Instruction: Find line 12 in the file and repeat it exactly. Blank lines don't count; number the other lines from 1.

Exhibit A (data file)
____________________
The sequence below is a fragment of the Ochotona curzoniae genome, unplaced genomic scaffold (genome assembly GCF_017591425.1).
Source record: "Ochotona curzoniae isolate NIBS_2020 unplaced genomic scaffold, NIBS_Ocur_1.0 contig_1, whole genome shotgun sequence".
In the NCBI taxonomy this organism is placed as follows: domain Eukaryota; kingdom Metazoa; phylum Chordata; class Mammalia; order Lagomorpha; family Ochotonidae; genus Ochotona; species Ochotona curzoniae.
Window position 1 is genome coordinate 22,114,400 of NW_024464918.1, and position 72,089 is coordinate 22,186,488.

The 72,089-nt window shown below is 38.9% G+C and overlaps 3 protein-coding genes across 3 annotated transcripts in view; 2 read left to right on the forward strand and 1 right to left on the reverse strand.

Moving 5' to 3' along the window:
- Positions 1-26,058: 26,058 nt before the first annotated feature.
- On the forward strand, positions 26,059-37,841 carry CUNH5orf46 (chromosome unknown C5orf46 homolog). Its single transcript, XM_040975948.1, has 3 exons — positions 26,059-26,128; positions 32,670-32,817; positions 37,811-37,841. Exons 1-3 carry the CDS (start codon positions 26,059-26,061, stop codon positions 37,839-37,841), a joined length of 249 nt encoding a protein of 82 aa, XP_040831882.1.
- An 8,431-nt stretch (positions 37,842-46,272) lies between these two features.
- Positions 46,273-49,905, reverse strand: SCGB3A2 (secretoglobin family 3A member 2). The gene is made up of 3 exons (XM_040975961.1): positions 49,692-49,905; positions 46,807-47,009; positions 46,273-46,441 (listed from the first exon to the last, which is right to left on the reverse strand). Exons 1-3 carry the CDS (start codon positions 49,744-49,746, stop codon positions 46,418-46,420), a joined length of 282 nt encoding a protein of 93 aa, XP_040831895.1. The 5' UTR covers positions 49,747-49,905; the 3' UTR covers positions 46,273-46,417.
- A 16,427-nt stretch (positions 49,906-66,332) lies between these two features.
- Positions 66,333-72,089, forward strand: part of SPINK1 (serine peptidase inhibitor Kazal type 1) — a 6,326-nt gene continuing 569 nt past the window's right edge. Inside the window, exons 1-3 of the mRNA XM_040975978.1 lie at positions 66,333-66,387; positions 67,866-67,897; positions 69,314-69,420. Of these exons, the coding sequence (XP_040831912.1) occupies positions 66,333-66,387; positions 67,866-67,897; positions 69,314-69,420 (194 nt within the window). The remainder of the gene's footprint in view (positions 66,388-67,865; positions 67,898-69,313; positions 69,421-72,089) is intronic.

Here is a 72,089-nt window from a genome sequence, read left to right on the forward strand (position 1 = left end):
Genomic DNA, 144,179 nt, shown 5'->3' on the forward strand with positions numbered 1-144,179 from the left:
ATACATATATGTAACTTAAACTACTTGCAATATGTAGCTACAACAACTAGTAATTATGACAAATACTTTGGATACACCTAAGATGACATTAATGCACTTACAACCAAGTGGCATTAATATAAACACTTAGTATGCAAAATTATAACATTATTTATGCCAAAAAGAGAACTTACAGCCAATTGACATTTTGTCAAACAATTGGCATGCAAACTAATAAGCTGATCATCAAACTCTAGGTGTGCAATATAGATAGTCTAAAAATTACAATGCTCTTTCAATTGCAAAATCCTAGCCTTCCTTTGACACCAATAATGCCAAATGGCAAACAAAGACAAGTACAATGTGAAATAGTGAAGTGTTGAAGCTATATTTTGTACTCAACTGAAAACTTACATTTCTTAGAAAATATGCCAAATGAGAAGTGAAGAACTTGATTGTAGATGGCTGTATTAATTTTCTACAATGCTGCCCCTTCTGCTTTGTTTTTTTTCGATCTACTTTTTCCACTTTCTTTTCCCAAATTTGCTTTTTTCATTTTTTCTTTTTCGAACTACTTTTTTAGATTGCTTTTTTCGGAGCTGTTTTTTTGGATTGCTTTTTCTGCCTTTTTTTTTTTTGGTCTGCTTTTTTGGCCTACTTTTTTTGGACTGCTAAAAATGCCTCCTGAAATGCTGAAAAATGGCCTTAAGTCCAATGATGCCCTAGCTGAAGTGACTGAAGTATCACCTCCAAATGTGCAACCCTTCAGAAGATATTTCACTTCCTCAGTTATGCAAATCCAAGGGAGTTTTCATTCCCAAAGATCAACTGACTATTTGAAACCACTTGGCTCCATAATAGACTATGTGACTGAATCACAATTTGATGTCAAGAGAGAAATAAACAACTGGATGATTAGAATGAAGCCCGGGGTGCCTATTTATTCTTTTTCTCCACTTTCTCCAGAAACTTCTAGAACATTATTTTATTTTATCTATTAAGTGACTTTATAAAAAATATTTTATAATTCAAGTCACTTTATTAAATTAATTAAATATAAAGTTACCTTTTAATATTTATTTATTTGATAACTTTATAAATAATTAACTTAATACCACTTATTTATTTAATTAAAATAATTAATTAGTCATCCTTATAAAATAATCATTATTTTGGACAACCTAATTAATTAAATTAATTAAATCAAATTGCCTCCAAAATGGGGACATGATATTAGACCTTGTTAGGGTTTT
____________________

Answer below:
- Positions 66,333-72,089, forward strand: part of SPINK1 (serine peptidase inhibitor Kazal type 1) — a 6,326-nt gene continuing 569 nt past the window's right edge. Inside the window, exons 1-3 of the mRNA XM_040975978.1 lie at positions 66,333-66,387; positions 67,866-67,897; positions 69,314-69,420. Of these exons, the coding sequence (XP_040831912.1) occupies positions 66,333-66,387; positions 67,866-67,897; positions 69,314-69,420 (194 nt within the window). The remainder of the gene's footprint in view (positions 66,388-67,865; positions 67,898-69,313; positions 69,421-72,089) is intronic.